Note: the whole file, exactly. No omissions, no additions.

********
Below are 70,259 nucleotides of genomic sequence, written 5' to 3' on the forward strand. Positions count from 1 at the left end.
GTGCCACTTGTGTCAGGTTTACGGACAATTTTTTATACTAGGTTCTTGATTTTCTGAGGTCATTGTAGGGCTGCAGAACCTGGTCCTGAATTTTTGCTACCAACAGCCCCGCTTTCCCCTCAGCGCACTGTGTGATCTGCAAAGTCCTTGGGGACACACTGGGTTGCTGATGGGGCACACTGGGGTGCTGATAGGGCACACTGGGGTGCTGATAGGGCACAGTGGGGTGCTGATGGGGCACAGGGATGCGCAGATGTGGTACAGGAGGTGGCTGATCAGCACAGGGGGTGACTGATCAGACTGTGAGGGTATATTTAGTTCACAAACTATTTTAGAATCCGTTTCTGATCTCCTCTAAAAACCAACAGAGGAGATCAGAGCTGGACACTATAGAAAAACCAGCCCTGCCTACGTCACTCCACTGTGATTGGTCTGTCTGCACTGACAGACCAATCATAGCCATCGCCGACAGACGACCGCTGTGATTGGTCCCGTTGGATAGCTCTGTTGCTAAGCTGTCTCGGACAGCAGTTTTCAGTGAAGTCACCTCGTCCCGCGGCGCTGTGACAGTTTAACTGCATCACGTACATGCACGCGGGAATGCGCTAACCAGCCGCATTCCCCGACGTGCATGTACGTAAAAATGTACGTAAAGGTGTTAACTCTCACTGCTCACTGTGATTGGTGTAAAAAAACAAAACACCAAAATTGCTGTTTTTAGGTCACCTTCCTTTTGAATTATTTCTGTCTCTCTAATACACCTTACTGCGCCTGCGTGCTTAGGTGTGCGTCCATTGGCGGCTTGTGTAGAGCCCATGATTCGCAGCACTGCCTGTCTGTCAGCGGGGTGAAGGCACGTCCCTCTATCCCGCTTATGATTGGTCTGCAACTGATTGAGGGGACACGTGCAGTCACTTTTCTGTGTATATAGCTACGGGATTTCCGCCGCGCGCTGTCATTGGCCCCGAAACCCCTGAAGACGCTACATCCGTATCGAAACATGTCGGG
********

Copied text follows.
Below are 70,259 nucleotides of genomic sequence, written 5' to 3' on the forward strand. Positions count from 1 at the left end.
GTGCCACTTGTGTCAGGTTTACGGACAATTTTTTATACTAGGTTCTTGATTTTCTGAGGTCATTGTAGGGCTGCAGAACCTGGTCCTGAATTTTTGCTACCAACAGCCCCGCTTTCCCCTCAGCGCACTGTGTGATCTGCAAAGTCCTTGGGGACACACTGGGTTGCTGATGGGGCACACTGGGGTGCTGATAGGGCACACTGGGGTGCTGATAGGGCACAGTGGGGTGCTGATGGGGCACAGGGATGCGCAGATGTGGTACAGGAGGTGGCTGATCAGCACAGGGGGTGACTGATCAGACTGTGAGGGTATATTTAGTTCACAAACTATTTTAGAATCCGTTTCTGATCTCCTCTAAAAACCAACAGAGGAGATCAGAGCTGGACACTATAGAAAAACCAGCCCTGCCTACGTCACTCCACTGTGATTGGTCTGTCTGCACTGACAGACCAATCATAGCCATCGCCGACAGACGACCGCTGTGATTGGTCCCGTTGGATAGCTCTGTTGCTAAGCTGTCTCGGACAGCAGTTTTCAGTGAAGTCACCTCGTCCCGCGGCGCTGTGACAGTTTAACTGCATCACGTACATGCACGCGGGAATGCGCTAACCAGCCGCATTCCCCGACGTGCATGTACGTAAAAATGTACGTAAAGGTGTTAACTCTCACTGCTCACTGTGATTGGTGTAAAAAAACAAAACACCAAAATTGCTGTTTTTAGGTCACCTTCCTTTTGAATTATTTCTGTCTCTCTAATACACCTTACTGCGCCTGCGTGCTTAGGTGTGCGTCCATTGGCGGCTTGTGTAGAGCCCATGATTCGCAGCACTGCCTGTCTGTCAGCGGGGTGAAGGCACGTCCCTCTATCCCGCTTATGATTGGTCTGCAACTGATTGAGGGGACACGTGCAGTCACTTTTCTGTGTATATAGCTACGGGATTTCCGCCGCGCGCTGTCATTGGCCCCGAAACCCCTGAAGACGCTACATCCGTATCGAAACATGTCGGG